1. WinJS 3 libraries are not included in Universal apps. You need to add them through a NuGet package yourself. This also means they will be downloaded as part of your app, taking up slightly more disk space.
  2. Shared Projects do not support linked files.
  3. TypeScript does not support Shared Projects yet.
  4. Rebuilding the solution may cause some issue with linked files. If this happens, build the web project first.

Also keep in mind, many WinJS samples on the web will use a Microsoft CSS grid for layout of controls. This is fine in a Windows only app, but it is not cross-browser compatible.

History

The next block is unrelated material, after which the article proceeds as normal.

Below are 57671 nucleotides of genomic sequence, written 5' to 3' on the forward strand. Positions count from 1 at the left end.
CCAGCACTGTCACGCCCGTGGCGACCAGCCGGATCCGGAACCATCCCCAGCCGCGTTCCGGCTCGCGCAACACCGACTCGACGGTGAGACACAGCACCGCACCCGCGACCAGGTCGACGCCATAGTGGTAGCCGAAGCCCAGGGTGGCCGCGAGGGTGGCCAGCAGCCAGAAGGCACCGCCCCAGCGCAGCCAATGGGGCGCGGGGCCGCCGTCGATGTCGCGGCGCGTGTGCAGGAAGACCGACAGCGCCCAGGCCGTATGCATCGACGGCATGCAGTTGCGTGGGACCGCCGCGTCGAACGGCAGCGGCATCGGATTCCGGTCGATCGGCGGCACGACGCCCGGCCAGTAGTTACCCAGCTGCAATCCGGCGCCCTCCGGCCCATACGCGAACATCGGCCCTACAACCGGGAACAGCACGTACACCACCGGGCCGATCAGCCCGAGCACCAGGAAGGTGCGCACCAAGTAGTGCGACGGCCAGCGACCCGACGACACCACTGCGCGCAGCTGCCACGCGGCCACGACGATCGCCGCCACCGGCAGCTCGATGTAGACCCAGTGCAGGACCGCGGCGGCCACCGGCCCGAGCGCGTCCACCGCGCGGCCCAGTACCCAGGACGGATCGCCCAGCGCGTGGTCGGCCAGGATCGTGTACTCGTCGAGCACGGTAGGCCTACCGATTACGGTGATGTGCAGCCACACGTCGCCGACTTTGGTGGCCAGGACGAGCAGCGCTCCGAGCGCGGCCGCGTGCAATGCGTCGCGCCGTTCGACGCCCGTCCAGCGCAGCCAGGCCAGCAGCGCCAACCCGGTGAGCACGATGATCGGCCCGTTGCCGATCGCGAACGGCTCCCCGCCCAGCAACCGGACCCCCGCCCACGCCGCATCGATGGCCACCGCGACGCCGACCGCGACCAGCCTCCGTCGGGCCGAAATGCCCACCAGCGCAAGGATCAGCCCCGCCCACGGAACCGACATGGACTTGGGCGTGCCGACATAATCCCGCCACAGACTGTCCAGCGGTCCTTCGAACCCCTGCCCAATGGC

• 09/27/2014 - First version posted

License

This article, along with any associated source code and files, is licensed under The Code Project Open License (CPOL)

Share

About the Author

Scott Kuhl
Technical Lead US Bank Community Development Corp
United States United States
Software developer and co-organizer of the St. Louis Metro East .NET User Group.

Comments and Discussions

 
Questiontoo basic Pin
kdahl3-Dec-14 12:42
Memberkdahl3-Dec-14 12:42 
AnswerRe: too basic Pin
Scott Kuhl3-Dec-14 18:04
MemberScott Kuhl3-Dec-14 18:04 

General General    News News    Suggestion Suggestion    Question Question    Bug Bug    Answer Answer    Joke Joke    Praise Praise    Rant Rant    Admin Admin   

Use Ctrl+Left/Right to switch messages, Ctrl+Up/Down to switch threads, Ctrl+Shift+Left/Right to switch pages.